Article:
President CEO of Sempra Energy to retire later this year

first_img KUSI Newsroom, Posted: March 12, 2018 March 12, 2018 KUSI Newsroom President, CEO of Sempra Energy to retire later this year San Diego’s Sempra Energy (SD Union Tribune)SAN DIEGO (KUSI) — Days after wrapping up a massive $9.45 billion deal to acquire the largest utility in Texas, San Diego-based Sempra Energy announced Monday that Debra L. Reed will retire as president, CEO and chairwoman of the executive board later this year.Reed, who last month hit 40 years with Sempra Energy companies, will step down as president and CEO on May 1, but she’ll continue as chairwoman of the executive board until Dec. 1. She’ll be replaced as CEO by Jeffrey W. Martin, who currently serves as the company’s executive vice president and chief financial officer, and as president by Joseph A. Householder, who is now the company’s corporate group president of infrastructure businesses.“We have a talented and deep management team (and) Jeff Martin and Joe Householder are both tremendous leaders who will be excellent stewards of Sempra Energy’s continued growth and success in the future,” Reed said in a statement. “Over many years, our board of directors has led a robust leadership succession planning effort, and today’s announcement of new officer elections reflects the successful implementation of this planning.”The retirement announcement comes just four days after regulators in Texas approved Sempra’s deal to buy Oncor, the largest utility in the Lone Star State, which serves about 3.5 million Texans. The Sempra-Oncor deal — in which Sempra agreed to several dozen conditions, including Oncor retaining an independent board, and rate savings initially going back to customers — succeeded where at least three others had failed, including a bid from Warren Buffett’s Berkshire Hathaway.“Y’all are done,” the Texas Public Utility Commission chairwoman said Thursday in giving the deal its final stamp of approval, according to the Dallas Morning News.Reed, 61, has been Sempra Energy’s CEO since 2011 and assumed the top spot on the executive board in 2012. In announcing her pending retirement, she touted her recent accomplishments and the company’s positive outlook, including the acquisition late last week of Oncor, the largest utility in the Lone Star State, and the “anticipated launch of our liquefied natural gas export business in Louisiana next year.” She also mentioned growth of the company in Mexico, California and South America.“In her seven years as CEO, Debbie Reed has sharpened Sempra Energy’s strategic focus and led the company to new heights,” said William C. Rusnack, Sempra Energy’s lead director. “Under her leadership, Sempra Energy’s market value has more than doubled to nearly $29 billion.”Martin, 56, the future CEO, has served as Sempra Energy’s executive vice president and chief financial officer since January of last year. He’s been with Sempra for 13 years, including a period from 2014 to 2016 as CEO, president and chairman of San Diego Gas & Electric, one of the many utilities owned by Sempra. Martin has been with the company since 2004, when he startedin the mergers and acquisitions group.Martin currently serves on the board of directors of the California Chamber of Commerce, where he is a member of its executive committee, and the board of trustees of the University of San Diego, where he is a member of the executive committee and chairs the athletics committee.Householder, 62, who will take over as company president, has been in his current position leading Sempra’s infrastructure businesses since January 2017. The position has him overseeing the company’s operations in midstream, liquefied natural gas, renewable energy and Mexico. Prior to taking on his current role, Householder was Sempra Energy’s executive vice president and chief financial officer from 2011 to 2016.He serves on the board of Advanced Micro Devices and is a member of the Tax Executives Institute, the American Institute of Certified Public Accountants, the State Bar of California and the American Bar Association.With the Oncor deal done, Sempra Energy now employees roughly 20,000 people and serves 43 million customers worldwide. Categories: Local San Diego News FacebookTwitterlast_img read more

Avoid Loss in Translation Put Developers and Creative Staffers on the Same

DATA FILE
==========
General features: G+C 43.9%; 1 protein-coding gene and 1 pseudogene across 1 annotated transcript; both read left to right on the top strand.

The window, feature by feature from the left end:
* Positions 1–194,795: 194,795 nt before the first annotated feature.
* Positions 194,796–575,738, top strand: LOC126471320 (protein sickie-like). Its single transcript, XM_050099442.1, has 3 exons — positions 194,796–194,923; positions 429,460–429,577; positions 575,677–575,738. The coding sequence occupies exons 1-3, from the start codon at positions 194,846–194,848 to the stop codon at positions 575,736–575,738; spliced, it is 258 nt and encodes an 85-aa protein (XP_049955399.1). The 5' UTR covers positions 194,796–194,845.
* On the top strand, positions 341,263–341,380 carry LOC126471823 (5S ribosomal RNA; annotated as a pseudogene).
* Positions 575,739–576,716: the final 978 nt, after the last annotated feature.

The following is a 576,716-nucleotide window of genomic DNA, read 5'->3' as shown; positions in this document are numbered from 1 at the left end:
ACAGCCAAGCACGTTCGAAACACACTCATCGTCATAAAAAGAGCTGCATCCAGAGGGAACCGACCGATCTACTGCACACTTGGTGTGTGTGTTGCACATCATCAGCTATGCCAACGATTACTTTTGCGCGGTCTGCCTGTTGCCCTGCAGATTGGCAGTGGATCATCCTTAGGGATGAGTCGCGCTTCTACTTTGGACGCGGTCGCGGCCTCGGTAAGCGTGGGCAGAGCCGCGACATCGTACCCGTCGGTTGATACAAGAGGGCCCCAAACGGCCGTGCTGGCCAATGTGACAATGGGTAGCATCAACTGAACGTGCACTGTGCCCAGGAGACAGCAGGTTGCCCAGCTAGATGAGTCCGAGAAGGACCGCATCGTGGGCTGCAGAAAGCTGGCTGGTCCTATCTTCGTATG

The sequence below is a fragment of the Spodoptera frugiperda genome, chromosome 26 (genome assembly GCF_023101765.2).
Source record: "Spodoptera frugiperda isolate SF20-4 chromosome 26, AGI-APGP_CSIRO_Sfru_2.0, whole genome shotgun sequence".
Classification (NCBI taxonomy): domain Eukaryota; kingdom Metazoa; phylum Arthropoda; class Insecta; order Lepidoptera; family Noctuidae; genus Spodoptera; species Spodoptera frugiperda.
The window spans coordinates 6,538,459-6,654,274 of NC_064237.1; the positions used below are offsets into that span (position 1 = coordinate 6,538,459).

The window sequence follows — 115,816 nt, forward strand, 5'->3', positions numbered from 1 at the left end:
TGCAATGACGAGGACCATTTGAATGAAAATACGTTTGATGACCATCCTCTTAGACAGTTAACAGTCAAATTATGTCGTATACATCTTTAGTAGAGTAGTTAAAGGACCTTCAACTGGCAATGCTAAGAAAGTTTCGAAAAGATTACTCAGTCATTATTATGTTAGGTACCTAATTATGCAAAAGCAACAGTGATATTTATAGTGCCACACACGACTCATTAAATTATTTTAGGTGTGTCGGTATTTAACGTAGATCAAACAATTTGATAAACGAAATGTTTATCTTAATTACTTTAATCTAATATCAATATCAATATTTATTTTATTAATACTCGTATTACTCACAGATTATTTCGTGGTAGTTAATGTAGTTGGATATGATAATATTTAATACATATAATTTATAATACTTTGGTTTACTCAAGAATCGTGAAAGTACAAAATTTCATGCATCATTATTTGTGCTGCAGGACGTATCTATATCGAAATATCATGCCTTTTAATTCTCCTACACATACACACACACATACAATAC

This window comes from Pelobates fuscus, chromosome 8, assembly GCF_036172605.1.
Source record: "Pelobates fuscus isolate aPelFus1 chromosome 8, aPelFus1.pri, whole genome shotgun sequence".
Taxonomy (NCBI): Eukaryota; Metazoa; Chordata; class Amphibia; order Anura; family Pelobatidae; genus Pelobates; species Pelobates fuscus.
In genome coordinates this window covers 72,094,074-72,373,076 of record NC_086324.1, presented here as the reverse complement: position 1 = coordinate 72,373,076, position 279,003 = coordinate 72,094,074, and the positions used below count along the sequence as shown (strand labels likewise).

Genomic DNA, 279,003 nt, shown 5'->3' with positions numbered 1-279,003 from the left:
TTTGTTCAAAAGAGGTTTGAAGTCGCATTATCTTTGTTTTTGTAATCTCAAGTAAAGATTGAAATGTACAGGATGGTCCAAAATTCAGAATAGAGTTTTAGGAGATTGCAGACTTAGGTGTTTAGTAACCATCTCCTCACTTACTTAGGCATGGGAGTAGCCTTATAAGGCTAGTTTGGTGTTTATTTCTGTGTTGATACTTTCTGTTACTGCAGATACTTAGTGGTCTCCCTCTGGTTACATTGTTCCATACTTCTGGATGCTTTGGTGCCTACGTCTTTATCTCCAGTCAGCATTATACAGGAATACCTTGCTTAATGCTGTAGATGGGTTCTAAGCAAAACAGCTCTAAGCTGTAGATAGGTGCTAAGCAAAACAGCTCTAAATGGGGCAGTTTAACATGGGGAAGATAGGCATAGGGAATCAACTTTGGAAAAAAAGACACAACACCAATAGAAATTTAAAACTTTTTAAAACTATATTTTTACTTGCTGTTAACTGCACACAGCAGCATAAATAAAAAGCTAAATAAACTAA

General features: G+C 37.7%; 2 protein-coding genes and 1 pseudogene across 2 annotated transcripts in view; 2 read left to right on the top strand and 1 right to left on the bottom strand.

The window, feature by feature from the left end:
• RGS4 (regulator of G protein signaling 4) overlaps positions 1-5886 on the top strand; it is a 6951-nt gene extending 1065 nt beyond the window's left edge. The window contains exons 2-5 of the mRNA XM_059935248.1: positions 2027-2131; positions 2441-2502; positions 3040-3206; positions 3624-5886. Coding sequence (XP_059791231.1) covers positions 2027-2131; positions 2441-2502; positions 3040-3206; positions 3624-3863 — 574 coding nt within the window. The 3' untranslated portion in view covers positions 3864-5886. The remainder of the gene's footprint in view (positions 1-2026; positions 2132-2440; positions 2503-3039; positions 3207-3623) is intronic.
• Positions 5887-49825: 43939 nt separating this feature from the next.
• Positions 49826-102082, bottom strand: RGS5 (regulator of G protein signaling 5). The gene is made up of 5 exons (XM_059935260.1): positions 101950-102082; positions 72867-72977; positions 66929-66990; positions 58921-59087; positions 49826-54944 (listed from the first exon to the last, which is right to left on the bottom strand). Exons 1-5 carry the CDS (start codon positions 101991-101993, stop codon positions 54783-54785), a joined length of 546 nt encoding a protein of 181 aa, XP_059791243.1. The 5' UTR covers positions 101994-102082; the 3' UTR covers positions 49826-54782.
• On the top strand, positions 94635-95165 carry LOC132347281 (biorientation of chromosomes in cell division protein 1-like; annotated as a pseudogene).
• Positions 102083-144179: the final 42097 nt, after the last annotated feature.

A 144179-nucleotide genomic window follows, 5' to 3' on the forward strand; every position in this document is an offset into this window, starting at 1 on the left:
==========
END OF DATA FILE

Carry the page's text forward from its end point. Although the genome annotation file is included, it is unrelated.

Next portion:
first_img Free Webinar | Sept 5: Tips and Tools for Making Progress Toward Important Goals Register Now » Opinions expressed by Entrepreneur contributors are their own. In the exciting fast-paced world of technology startups, communication failures between different departments can spell disaster. As the founder of a company that builds software to streamline and optimize communication on teams, I know subjectively and from customers, that this problem is pervasive between technical and nontechnical teams.And the communication gap can’t be bridged with project-management software. Basecamp, Trello and other scrum platforms are amazing, but the kind of communication breakdowns I’m talking about run deep. It’s almost as if one party were speaking English and the other Japanese, and all are tossing their heads in misunderstanding.But don’t send a marketing guru to night school for computer science. Some clear and easy ways can prevent company initiatives from becoming lost in translation.Related: The Two Words Steve Jobs Hated Most1. Startups must be agile. Sometimes creative staffers have only a vague idea of what they want and the product evolves as it’s being built. Really diligent and aware nontechnical employees will set expectations for what things are most important. They will delineate nice-to-haves, must-haves and what to avoid.Software can be built in many different ways. Knowing ahead of time that it should have the capability to be easily modified helps developers tremendously. When a nontechnical person communicates which product features or designs are most likely to change and those that should be set in stone, the expectations for malleability are set.The engineer can then be forward thinking about how to approach the coding. Think about designing a house. The door is set at the entrance, with only tiny allowances made for materials and aesthetics. The windows, however, offer more opportunities for variation — in size, shape or position. When the creative team explains that a certain software feature should be the equivalent of a window and not a door, builders can invest the right time at the outset in designing and save time on adjustments down the road.2. The why is as important as the what. Providing a vague description of a desired design or functionality is a starting point. But scenarios and use cases add a ton of color to an idea. At my company, a team member requested changing an application so that employees could be able to edit a report after a manager’s review. The requester thought this would be a simple change, until the engineer pondered it for a minute or two and came up with four possible interpretations.When a goal is specified as well as a detailed flow chart for proposed user activity, the developers can think of different scenarios and arrive of options beyond the original proposal. They can raise objections on a cost or time savings basis. Related: How Thinking Like a Hacker Will Grow Your Business3. Try thinking like an engineer. Technologically challenged employees can learn to make things way easier on a software development team. Going through the following iterative process will enable them to conceptualize their problems in new ways and think more like engineers:Consider all the angles for the functionality or feature desired.Succinctly describe how it should work and the reasoning behind it.Provide a prototype or schematic or even chicken scratches on a napkin.Offer screen captures and a link to already existing products with similar functionality. Developers can glean an enormous amount of information from the work of others that will help them decide where to start the project.4. Find that common language. Creative employees can overcommunicate and essentially try to write the program for the developers in English instead of code. While their intentions are good, developers find trying to translate these messages quite time consuming and frustrating. When there’s effective collaboration and communication across teams, developers feel less frustrated and more highly valued by their organization and satisfied by their work.Think through what’s needed and why. Then communicate it as concisely as possible. A good creative person explains his or her needs in a way that leaves few unknowns unresolved. A good developer is then able to think about how the user will perceive what is being built.No collaboration tool can replace staffers’ spending time together and talking about things. Paint a picture of what’s desired and how it will be used. Elaborate on the greater business goal. The developers can extract insights to build something that will delight customers, and every employee involved will gain a sense of personal fulfillment and team camaraderie.Related: Developers Are in High Demand. How Do You Recruit the Best? 5 min read Attend this free webinar and learn how you can maximize efficiency while getting the most critical things done right. July 17, 2014last_img read more